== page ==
Keir Starmer is facing calls from Labour MPs on the party’s left flank to offer bolder policy alternatives ahead of the Budget this week or risk being “outflanked” by the Conservative government.
Socialist Campaign Group MPs Apsana Begum, John McDonnell and Richard Burgon will join We Own It director Cat Hobbs and a number of trade union leaders at a virtual rally this evening to demand a ‘People’s Budget’.
Burgon will tell the event: “Labour’s leadership has said this must be a 1945 moment – a fork in the road – and I completely agree with that. Something new will replace the pre-crisis economy that was already broken when Covid struck.
“It is our job as the opposition party to lead the debate on what that new economy looks like. To ensure it is an economy that serves the many – not the few. That means our party must step up its opposition to this government.
“In the deepest crisis in decades, Labour needs to be much bolder in offering an alternative. The crisis is now and so the Labour party needs to have answers now on the big issues facing our communities.
“That isn’t counterposed to preparing to win in 2024 – it’s an essential part of it. By showing people day-after-day that we have their backs and we have a better way forward for them.
“And we can’t just sidestep big debates when they happen. The tax debacle of the past few days shows that if we continue to do so, then our party will be outflanked by the Tories with their phoney rhetoric of levelling up.
“It will be our communities that pay the price. Like on so much else, we can win the argument for a progressive tax system – but only if we make the case.”
PCS union’s Mark Serwotka, CWU’s Dave Ward, BFAWU’s Sarah Woolley, Unite’s Steve Turner and ex-MP Laura Pidcock will also be joining the event organised by the Labour Assembly Against Austerity tonight.
The comments from the former Shadow Justice Secretary come as Starmer and members of his shadow cabinet have argued against increasing taxes amid reports that the Chancellor could raise corporation tax in the Budget.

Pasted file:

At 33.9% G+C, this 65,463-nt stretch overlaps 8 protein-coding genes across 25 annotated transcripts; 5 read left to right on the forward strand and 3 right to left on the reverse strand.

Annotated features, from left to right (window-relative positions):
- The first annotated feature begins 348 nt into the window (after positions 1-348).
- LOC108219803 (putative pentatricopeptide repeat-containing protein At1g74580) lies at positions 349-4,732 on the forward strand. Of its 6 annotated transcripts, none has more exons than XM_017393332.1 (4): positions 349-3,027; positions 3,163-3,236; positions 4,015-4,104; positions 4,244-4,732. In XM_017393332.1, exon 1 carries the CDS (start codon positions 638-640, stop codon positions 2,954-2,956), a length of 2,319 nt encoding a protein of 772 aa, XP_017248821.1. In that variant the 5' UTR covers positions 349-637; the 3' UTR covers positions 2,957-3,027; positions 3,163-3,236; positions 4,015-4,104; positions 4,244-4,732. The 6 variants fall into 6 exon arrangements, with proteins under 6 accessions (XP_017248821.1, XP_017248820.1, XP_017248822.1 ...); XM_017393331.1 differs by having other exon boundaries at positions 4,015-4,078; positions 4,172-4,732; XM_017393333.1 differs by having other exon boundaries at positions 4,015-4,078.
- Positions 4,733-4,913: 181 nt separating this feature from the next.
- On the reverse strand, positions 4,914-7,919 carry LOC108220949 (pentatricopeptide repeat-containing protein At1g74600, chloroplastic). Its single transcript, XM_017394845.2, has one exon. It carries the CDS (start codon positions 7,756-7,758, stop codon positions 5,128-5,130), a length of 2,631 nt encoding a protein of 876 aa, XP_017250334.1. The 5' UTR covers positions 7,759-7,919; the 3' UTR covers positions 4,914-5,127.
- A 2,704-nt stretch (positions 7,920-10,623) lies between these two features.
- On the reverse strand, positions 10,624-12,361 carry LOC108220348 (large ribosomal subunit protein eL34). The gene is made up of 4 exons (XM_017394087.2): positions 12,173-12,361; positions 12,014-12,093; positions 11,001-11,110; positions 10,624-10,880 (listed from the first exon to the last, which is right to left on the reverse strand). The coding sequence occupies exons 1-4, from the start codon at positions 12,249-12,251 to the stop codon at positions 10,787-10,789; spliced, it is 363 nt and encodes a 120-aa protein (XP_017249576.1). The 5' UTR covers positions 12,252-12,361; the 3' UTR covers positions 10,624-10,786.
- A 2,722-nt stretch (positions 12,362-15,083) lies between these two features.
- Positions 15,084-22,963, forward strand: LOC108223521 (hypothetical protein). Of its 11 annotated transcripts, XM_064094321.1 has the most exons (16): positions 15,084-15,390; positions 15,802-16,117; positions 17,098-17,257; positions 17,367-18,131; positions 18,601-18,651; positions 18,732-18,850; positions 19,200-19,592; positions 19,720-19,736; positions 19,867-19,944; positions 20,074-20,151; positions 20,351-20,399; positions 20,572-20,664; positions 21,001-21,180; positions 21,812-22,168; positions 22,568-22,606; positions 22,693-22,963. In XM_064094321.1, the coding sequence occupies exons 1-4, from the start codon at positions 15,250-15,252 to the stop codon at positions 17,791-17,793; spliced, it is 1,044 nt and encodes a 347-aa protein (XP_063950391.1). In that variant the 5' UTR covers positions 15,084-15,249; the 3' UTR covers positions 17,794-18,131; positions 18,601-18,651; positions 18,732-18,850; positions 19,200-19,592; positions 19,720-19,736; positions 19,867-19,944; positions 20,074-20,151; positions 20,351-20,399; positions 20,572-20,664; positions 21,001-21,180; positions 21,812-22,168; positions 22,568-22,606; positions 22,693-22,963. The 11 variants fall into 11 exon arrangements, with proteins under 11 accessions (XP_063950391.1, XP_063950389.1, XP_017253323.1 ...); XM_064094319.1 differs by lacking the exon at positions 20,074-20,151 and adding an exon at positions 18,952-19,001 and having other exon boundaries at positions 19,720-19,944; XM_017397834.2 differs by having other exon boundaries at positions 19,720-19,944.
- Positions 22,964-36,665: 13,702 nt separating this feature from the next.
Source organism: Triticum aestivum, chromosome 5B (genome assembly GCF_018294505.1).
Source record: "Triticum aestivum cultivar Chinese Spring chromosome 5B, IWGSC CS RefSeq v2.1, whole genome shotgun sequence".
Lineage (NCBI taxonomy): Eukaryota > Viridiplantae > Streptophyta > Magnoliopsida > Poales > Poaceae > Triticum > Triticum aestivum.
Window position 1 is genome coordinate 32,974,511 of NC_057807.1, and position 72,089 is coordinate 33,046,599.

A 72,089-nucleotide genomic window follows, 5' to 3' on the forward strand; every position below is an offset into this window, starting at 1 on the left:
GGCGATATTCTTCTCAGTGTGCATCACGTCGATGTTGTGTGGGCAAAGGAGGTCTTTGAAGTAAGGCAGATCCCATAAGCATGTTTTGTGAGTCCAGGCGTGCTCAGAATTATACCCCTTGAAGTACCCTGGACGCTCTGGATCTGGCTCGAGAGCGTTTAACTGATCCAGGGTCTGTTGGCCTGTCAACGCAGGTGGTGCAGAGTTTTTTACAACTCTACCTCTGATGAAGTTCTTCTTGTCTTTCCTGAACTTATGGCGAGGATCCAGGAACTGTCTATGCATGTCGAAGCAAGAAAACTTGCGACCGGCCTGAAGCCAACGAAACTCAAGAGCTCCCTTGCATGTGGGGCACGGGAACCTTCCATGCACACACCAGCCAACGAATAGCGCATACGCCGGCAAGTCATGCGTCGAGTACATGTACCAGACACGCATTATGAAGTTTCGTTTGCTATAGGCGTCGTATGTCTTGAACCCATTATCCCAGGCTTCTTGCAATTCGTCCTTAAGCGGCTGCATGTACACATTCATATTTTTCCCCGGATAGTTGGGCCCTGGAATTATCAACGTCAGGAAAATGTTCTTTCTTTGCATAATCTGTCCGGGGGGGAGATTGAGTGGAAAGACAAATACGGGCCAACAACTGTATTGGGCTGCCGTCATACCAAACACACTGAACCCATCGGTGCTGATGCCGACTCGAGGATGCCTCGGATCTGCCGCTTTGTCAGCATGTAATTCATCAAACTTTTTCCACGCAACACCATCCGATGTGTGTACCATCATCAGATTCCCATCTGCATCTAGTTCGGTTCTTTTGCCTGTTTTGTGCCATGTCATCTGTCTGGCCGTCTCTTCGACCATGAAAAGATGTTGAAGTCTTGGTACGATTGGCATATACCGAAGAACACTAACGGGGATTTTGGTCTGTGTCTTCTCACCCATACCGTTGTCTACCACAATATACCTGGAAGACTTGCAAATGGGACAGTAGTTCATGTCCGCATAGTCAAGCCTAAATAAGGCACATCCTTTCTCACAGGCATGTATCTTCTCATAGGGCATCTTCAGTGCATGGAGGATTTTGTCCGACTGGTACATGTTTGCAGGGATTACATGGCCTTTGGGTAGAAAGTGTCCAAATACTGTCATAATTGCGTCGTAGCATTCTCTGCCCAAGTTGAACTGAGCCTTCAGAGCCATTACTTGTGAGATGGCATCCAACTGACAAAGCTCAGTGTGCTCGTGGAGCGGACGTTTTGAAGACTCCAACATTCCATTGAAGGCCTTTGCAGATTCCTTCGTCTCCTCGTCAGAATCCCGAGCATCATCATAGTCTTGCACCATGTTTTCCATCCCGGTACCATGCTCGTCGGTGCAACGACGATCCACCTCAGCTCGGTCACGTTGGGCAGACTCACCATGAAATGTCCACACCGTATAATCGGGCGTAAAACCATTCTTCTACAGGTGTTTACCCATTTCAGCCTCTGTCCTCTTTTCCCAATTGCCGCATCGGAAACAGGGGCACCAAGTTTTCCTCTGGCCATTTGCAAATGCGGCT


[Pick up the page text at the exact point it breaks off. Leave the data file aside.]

LabourList understands that the Labour leadership believes this is not the time for tax rises, though it would look at any proposal to put up corporation tax over the course of the parliament rather than immediately.
Starmer said in Prime Minister’s Questions that “now is not the time for tax rises on families and businesses”. Shadow ministers Lisa Nandy and James Murray have reiterated the stance, but there are reports of a shadow cabinet split.
One Labour frontbencher told The Guardian last week that the party should not be against a progressive move to increase corporation tax, while three other shadow cabinet sources reportedly said that they backed the current position.
Critics of the position have highlighted that the Labour leader pledged during his leadership campaign to reverse the Tories’ cuts in corporation tax. Some have pointed out that the increase would only affect firms making a profit.
Ian Lavery has remarked that Starmer’s position risks “the grotesque sight of Labour whipped into voting alongside right-wing Tory rebels, to defeat a meagre corporation tax rise that would only affect those who’ve done well out of the pandemic”.
The ex-chair of Labour expressed the view that many people are “questioning what Labour stands for” and that the “trumpeted relaunch has not provided an answer”, referring to Starmer’s speech on his vision for the British economy.
Anneliese Dodds has pushed back on calls for immediate tax rises in the Budget but clarified in an interview on Sunday that the party would “look carefully” at a “long-term plan for getting our country to a better place on corporation tax”.
The Shadow Chancellor declared in a speech today that moves to increase taxes during the Covid pandemic would be “flying in the face of that international evidence” and urged Rishi Sunak to “secure the economy first”.
On the idea that the Tories could freeze income tax thresholds, Dodds said Labour would look at any proposal carefully and pointed out that the best-off have benefited most from personal allowance increases in the past.
Labour is particularly highlighting the effect of local government funding gaps that will force many authorities this year, following a fall in revenue and higher spending during the pandemic, to hike up council tax.
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